Home > Astronomy, Gamma Ray Bursts, General Astronomy, Stars, Supernovae > Stars Have Found a New Way to Die

Stars Have Found a New Way to Die

Gamma-ray bursts (GRBs) are brief and intense flashes of gamma-ray radiation that can occur randomly from any direction of the sky. They are so powerful that a single such event can be as luminous as all the visible stars in the sky, but just for a few seconds. They were discovered first during the cold war, when the USA were busy verifying the Nuclear Test Ban Treaty, since for those primitive detectors, GRBs had properties akin to those of the atmospheric atomic explosions. Fortunately, our atmosphere is opaque to gamma rays, which has allowed preserving life on the Earth. But this remarkable property has as a counterpart that GRBs can only be detected by instruments on board of spacecrafts such as NASA’s Swift satellite.

Swift localizes GRBs and distributes their coordinates to astronomers all over the world, who can follow up these explosive events using ground-based telescopes. These observations have shown that GRBs are accompanied by fading emissions from ultraviolet to radio wavelengths, the so-called “afterglow”. This afterglow emission is usually produced by synchrotron radiation emitted by charged particles (mostly electrons and positrons) moving in magnetic fields at ultra-relativistic speeds: velocities above 99.9999% of the speed of light (note that differently from the fractious neutrinos from Gran Sasso, these particles are subluminal).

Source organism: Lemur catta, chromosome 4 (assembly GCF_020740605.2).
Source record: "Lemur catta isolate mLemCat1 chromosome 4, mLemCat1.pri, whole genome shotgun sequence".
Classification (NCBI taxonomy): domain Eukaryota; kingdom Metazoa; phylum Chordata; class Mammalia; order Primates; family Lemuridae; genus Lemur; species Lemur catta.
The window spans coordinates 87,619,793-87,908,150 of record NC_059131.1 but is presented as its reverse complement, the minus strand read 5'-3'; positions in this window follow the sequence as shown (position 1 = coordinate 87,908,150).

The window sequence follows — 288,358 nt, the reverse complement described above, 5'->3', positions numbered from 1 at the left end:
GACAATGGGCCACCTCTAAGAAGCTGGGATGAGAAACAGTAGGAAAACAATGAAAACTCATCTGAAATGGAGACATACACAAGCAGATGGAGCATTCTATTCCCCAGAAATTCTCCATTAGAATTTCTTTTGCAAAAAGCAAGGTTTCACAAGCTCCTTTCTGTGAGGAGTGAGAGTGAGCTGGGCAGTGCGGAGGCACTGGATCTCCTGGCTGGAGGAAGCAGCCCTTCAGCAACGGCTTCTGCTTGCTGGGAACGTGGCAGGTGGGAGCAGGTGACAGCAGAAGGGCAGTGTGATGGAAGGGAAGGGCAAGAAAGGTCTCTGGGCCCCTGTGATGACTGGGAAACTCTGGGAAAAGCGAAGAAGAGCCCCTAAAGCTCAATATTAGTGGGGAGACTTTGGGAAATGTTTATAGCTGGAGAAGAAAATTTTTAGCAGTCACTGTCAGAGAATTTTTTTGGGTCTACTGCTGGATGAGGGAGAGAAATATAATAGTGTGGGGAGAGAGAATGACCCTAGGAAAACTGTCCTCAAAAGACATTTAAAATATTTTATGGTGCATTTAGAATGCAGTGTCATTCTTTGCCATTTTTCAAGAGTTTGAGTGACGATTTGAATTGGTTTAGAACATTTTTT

On Christmas Day 2010 a very peculiar GRB occurred, designated GRB101225A according to the date of its discovery, also nicknamed “the Christmas Burst”. It lasted more than half an hour and, in addition to its extraordinary duration (typically GRBs last a few seconds), it promptly attracted scientists’ attention for the fact that the spectrum displayed a thermal contribution (like a classical blackbody) unusually powerful. Indeed, the thermal component was so powerful that it dominates completely the X-ray-to-ultraviolet emission of this object, challenging the long-standing paradigm that GRB afterglows are produced by non-thermal emission processes (like synchrotron).

Full Story: http://astronews.us/2011-12-01-1313.html

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